Change comes slowly to Major League Baseball, and only after a groundswell of support has developed. So the league's announcement last week that it will implement an expanded instant-replay review system, one that can be applied to some 90% of the game's plays, was met with near-universal enthusiasm. Owners, players, umpires, and traditionalists and progressives alike, agreed that the technology exists to get the calls right. This will make the job of an umpire—which can be both difficult and cruel (ask Don Denkinger and Jim Joyce)—a little easier.
Still, this is baseball, so the news, predictably, brought with it something else: nostalgia. Nostalgia for the days of on-field confrontations between managers and umpires—replete with kicked dirt, flying spittle, insults of both eyesight and parentage and, often, a thumbed heave-ho. Such antics have always been part of the game's fabric, some of which now seems to be unraveling. Each skipper will get one challenge per game, and another one if his first is upheld by a review team in New York City, so why would a manager bother recommending a new ophthalmologist to an ump when he can simply challenge the call?
"If the manager comes out to argue and he has a challenge left, the umpire could say, 'O.K., I'm listening to you and I'm not going to change my call—are you going to challenge?'" Tony La Russa told The New York Times. La Russa, newly elected to the Hall of Fame, suffered 87 ejections during his 33-year career as a manager of the A's, White Sox and Cardinals and served as a member of the three-man committee charged with formulating the new replay system.
There remain certain judgment calls that the system will not cover, about which a manager might still become exercised. These include balks, interference, the neighborhood play at second base, and, yes, balls and strikes. An umpire might also initiate a replay review on his own, after the seventh inning, if a manager has exhausted his challenges. Disputed home runs will still be reviewable without a challenge, as they have been since August 2008. Opportunities for conflicts, and their motivational potential, will be relatively few. All of a sudden, the record for career ejections—161, held by former Braves manager Bobby Cox, himself a new member of the Hall of Fame—seems as untouchable, and as much a relic of a bygone era, as Cy Young's 511 wins.
The change comes at a time when the type of person who occupies a major league manager's office has evolved. Managers were once known for their down-home wisdom and hypertension, but they are now as likely to have a grasp of advance analytics and a six-pack. Jim Leyland has become Dartmouth grad Brad Ausmus. It's all part of the modernization of the game over which the soon-to-retire commissioner Bud Selig has presided. As recently as 2009, Selig stood firmly against replay, but last Thursday he said, "I'm proud of the changes we've made."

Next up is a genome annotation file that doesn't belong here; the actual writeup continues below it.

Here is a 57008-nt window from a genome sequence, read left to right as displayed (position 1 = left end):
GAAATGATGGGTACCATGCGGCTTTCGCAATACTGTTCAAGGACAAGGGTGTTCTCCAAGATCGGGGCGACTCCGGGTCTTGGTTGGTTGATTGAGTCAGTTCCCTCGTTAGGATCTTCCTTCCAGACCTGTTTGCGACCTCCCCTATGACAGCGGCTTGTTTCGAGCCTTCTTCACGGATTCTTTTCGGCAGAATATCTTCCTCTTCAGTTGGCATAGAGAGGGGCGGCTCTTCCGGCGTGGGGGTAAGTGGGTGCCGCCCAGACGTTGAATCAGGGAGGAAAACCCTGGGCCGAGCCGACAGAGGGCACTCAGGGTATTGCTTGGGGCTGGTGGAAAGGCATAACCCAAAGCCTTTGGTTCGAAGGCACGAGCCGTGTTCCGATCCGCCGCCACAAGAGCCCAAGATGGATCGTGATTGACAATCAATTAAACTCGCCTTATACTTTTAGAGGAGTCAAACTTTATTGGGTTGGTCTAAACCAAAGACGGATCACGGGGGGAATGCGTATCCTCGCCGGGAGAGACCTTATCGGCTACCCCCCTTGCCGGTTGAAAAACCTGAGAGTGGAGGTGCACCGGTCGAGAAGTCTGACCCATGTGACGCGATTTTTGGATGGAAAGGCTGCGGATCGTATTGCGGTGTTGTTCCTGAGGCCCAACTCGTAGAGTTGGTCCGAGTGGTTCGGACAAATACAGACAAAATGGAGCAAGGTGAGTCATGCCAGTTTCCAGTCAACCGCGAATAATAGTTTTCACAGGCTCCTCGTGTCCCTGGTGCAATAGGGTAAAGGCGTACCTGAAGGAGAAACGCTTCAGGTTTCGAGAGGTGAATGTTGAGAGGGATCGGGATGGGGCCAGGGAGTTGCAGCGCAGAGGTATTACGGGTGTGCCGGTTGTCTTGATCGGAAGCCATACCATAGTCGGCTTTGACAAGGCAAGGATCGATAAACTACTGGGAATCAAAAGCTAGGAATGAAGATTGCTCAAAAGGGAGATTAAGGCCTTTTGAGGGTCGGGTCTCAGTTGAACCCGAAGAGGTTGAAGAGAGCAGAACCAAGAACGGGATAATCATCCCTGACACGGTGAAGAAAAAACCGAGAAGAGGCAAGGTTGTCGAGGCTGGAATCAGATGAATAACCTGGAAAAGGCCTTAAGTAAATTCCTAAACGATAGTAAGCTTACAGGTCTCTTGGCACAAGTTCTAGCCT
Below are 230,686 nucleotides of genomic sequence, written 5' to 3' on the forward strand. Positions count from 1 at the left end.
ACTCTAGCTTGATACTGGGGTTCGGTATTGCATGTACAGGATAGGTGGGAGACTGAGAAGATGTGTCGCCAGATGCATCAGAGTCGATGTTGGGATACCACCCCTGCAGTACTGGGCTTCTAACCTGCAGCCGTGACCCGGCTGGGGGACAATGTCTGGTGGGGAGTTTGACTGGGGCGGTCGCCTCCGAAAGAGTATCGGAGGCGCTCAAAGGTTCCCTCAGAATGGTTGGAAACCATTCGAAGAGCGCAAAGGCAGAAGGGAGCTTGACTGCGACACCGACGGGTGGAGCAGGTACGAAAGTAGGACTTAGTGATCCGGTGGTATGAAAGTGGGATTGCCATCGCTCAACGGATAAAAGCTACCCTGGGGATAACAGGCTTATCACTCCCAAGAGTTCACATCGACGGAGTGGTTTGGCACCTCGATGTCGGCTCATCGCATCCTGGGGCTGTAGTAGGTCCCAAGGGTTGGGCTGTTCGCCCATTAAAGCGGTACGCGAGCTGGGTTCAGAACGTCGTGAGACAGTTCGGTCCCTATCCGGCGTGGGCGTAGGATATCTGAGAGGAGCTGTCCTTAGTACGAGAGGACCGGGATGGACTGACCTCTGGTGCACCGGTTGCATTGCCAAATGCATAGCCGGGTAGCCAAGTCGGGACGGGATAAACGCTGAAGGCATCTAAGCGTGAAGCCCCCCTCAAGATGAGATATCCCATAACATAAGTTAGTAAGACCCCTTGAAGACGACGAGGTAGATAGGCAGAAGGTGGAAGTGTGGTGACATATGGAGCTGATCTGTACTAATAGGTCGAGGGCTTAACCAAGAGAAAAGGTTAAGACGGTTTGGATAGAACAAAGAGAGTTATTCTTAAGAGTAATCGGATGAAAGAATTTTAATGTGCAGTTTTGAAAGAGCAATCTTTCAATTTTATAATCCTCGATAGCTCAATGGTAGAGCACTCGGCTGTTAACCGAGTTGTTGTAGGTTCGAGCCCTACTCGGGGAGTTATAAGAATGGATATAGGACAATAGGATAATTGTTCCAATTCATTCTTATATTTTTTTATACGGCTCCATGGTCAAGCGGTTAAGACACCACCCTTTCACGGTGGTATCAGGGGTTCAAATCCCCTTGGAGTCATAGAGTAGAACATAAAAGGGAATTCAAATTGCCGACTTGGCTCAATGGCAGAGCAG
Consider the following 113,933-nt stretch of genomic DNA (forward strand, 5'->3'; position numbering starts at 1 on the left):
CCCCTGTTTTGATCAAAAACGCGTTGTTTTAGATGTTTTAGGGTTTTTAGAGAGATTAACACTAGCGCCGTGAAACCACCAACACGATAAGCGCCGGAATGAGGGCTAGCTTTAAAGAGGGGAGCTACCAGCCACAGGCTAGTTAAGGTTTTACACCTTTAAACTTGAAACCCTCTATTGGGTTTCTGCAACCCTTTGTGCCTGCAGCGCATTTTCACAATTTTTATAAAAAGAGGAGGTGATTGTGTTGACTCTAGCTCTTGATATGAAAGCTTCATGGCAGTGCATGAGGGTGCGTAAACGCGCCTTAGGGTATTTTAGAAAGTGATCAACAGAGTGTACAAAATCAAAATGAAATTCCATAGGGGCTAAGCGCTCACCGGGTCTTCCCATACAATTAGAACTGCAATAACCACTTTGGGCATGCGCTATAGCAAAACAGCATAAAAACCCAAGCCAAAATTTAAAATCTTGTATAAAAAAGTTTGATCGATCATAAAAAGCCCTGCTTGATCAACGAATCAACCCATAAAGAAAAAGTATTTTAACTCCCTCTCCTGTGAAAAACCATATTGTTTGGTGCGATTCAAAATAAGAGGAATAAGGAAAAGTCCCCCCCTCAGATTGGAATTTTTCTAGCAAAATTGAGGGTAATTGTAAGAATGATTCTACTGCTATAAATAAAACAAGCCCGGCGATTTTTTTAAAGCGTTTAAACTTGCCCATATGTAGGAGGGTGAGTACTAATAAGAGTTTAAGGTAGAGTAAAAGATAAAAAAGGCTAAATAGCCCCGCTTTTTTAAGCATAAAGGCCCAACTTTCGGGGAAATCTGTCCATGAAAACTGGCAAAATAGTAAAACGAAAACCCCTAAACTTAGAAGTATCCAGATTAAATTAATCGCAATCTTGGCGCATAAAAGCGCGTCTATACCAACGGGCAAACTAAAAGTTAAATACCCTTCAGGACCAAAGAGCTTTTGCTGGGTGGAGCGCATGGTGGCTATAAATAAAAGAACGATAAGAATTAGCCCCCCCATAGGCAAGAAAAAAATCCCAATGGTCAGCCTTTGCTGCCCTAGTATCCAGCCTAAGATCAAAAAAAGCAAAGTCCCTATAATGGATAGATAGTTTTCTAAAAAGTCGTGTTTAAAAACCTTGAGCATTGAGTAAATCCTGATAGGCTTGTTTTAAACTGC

The league's revenues have doubled in the past 10 years, from $4.5 billion in 2004 to a projected $9 billion this season. During that period, America's pastime has gone from theater that embraced its age-old flaws to a slick consumer product gunning for a five-star rating, in which quality control and transparency (replays of contested calls will for the first time be shown on stadium video boards) is paramount.
As for that nostalgia for the rousing in-game dustups of days past? Most of the erstwhile combatants seem to agree with comedian Will Rogers, who once observed, "Things ain't what they used to be and probably never was." Even Earl Weaver—whose incarnadine visage will always represent that of the aggrieved skipper, and who was at least once tossed from both ends of a doubleheader—expressed his support for expanded replay review. "That would have saved me a lot of embarrassment," Weaver said in 2010, three years before he died of a heart attack at 82. "Because each and every time I got thrown out of a ballgame, I had lost my temper and I was embarrassed when I got home." The new system will save Weaver's successors such domestic shame, and it was overdue (as is a rule preventing home-plate bound runners from assaulting catchers, which is still being negotiated but is expected to be in place by Opening Day).
Perhaps the worst argument for not changing something is because that's how it has always been done, and the central concern about expanding replay review—that it will slow the game down—has been alleviated by both technological advances and the provision that challenges must be lodged before the next pitch is delivered. Besides, anyone with a hankering for a good, old-fashioned manager-umpire fracas can simply type Earl Weaver's name into YouTube. It will replay—instantly.
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